Public Land Under the New Constitution
Equity. Sustainability. Justice.
|To comprehensively address land holding in the country, the Constitution of Kenya 2010 has sought to provide clarity on the question of land ownership. To this end, it has affirmed that all land in Kenya, belongs to the people of Kenya collectively as a nation, as communities and as individuals.
|The Constitution has further provided that, access to and use of all land in Kenya will be governed by national legislation to ensure the efficient and sustainable use of land for the equitable benefit of all.
|National legislation will protect the people's constitutional right and ownership of land by ensuring that the process of land registration, transfer, use and ownership is streamlined. This legislative process will also incorporate the addressing and resolution of all historical land injustices affecting individuals as well as communities.
At the core of the land question as experienced today in Kenya, is the lack of proper legislation governing the ownership, access, and use of land. In particular, unregulated access and use of land has also given rise to poorly planned urban settlements and slums, overgrazing, pollution and environmental degradation, and human/wildlife conflicts.
Historical injustices on land can be traced back to the period of the colonialist and successive post-independence governments which, taking advantage of weak land laws, entrenched land and resource inequality leading to dispossession, displacement, conflict, and general and widespread disquiet. Impunity and weak laws on land has given rise to a small cabal of political elites, their cronies and descendants many of whom own large tracts of land in the midst of large populations of landless inhabitants. Matters have been made worse when much of this land is largely unused or is retained for speculative purposes.
It is the hope of the ordinary Kenyan that land issues will be addressed once and for all, fairly and equitably. To this end, there continues to be sustained calls for an enabling legislative framework to facilitate the implementation of the comprehensive National Land Policy, and a strong and independent National Land Commission NLC to perform a final round of review, rationalisation, redress, resettlement, and restitution in matters of land in all the 47 Counties.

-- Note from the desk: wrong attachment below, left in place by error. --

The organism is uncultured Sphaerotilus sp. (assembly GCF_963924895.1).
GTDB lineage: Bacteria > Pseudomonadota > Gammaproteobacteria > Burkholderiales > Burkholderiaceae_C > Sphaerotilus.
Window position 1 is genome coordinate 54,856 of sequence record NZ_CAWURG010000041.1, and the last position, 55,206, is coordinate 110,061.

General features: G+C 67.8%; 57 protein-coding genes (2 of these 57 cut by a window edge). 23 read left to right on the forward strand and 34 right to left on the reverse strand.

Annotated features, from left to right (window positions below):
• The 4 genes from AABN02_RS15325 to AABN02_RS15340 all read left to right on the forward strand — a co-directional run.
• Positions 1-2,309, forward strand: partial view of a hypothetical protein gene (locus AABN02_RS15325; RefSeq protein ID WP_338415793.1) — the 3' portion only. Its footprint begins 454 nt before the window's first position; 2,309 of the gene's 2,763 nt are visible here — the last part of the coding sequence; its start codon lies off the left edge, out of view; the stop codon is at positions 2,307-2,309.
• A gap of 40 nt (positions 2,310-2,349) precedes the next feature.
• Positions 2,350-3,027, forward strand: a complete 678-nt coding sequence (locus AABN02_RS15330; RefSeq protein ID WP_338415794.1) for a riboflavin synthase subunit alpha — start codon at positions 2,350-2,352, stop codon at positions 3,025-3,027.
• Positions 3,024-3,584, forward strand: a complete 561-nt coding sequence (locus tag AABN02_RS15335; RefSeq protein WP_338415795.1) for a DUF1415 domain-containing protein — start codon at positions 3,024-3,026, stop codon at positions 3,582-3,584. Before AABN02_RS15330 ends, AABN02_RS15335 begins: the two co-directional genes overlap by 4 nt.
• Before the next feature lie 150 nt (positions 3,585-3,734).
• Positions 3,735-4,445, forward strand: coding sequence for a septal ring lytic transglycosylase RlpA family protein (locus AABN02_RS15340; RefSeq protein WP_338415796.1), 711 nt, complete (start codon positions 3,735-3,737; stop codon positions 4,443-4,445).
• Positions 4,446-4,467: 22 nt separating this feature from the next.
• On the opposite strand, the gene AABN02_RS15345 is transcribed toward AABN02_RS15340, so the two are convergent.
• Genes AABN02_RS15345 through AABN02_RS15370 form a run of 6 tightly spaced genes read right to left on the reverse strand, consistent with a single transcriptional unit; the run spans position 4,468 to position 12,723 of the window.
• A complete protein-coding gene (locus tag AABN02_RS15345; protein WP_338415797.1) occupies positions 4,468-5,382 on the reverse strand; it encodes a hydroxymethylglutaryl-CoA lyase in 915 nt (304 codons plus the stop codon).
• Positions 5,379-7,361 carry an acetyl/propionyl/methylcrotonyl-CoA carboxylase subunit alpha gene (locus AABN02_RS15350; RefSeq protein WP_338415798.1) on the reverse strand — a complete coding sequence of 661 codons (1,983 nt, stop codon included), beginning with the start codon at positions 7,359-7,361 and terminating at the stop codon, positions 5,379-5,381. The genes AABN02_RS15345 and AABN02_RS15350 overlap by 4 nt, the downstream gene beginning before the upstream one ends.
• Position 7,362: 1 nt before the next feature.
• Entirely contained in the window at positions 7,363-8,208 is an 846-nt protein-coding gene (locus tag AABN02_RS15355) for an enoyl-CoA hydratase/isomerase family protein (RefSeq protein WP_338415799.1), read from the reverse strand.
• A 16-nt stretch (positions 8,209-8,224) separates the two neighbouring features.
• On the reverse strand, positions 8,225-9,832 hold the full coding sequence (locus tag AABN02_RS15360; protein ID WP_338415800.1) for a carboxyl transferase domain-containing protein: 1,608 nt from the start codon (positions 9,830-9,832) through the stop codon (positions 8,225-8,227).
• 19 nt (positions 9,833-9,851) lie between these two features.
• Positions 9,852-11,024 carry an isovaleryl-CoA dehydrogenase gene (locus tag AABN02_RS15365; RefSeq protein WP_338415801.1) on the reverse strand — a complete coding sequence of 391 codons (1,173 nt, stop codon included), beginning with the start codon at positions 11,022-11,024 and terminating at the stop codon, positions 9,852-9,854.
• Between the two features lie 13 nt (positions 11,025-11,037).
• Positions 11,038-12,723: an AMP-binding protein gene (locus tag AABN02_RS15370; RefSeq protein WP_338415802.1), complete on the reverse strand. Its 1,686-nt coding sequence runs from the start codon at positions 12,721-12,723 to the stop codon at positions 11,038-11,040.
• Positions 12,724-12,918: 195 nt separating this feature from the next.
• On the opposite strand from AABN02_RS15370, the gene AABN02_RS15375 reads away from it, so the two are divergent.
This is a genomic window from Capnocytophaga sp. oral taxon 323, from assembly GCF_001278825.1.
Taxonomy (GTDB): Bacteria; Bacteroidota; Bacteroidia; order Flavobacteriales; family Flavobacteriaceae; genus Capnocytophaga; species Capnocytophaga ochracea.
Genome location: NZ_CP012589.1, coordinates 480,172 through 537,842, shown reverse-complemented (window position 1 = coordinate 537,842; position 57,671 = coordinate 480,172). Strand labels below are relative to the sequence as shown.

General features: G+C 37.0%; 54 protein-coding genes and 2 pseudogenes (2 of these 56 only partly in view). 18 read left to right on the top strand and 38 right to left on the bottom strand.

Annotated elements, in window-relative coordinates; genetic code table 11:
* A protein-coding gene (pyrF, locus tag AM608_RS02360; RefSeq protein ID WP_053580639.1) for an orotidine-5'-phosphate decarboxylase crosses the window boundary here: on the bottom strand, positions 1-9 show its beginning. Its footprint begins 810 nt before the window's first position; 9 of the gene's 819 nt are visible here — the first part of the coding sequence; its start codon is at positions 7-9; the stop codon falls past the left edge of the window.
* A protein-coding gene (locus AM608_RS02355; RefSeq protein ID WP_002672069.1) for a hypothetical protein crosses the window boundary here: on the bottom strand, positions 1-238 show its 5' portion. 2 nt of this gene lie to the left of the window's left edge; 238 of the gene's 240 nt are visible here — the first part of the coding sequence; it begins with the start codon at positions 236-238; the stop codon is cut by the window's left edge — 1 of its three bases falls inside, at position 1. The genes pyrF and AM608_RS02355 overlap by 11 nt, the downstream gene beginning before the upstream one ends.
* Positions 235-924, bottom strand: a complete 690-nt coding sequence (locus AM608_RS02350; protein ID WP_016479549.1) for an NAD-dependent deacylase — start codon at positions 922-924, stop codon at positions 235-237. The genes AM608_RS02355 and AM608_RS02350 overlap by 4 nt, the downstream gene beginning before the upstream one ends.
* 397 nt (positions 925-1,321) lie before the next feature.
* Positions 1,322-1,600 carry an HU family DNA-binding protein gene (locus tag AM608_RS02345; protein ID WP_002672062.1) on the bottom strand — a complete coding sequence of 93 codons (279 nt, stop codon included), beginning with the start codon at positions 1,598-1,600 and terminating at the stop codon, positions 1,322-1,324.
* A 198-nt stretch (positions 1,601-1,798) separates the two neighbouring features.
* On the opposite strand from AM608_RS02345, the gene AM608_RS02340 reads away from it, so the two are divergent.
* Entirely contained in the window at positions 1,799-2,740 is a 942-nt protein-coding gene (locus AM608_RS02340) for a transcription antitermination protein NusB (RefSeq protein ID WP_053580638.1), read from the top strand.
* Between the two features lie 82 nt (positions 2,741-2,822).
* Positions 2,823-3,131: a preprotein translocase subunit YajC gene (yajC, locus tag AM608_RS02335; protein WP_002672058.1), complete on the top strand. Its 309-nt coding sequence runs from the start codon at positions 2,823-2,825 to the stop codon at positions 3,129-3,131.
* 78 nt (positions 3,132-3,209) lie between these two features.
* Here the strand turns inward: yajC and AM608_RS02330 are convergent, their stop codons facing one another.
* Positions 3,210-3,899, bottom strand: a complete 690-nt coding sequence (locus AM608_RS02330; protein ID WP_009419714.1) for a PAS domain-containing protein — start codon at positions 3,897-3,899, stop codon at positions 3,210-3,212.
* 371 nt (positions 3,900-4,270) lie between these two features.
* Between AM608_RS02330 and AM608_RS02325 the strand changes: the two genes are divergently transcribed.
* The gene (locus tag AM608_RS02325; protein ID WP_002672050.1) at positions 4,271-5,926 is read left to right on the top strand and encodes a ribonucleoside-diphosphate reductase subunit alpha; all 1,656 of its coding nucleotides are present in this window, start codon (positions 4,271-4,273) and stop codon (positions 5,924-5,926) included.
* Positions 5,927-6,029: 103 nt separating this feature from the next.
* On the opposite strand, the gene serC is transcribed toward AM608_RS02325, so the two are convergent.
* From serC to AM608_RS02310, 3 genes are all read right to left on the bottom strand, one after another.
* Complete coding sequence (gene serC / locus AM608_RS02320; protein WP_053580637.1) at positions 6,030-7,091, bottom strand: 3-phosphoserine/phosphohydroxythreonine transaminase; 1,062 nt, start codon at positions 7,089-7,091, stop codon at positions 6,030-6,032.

As was stated at the beginning of this discussion, there are three classes of land ownership in Kenya, namely public, community and private ownership. Chapter Five - Land and Environment, Part 1 - Land, Article 61:
61. (1) All land in Kenya belongs to the people of Kenya collectively as a nation, as communities and as individuals.
In the past, it was not so. Public and Community Land was given out indiscriminately by politicians and top officials of the provincial administration to their cronies or as reward for political support: "Land was no longer viewed as belonging to the Kenyan people, but as a vacant space to be dished out to politically correct individuals ....... ." (Syagga, 2011).
Going forward, the Land Registration Act 2012, has gone to great lengths to add clarity and to provide for the three classes of Land Ownership by giving effect to Chapter 5 of the Constitution.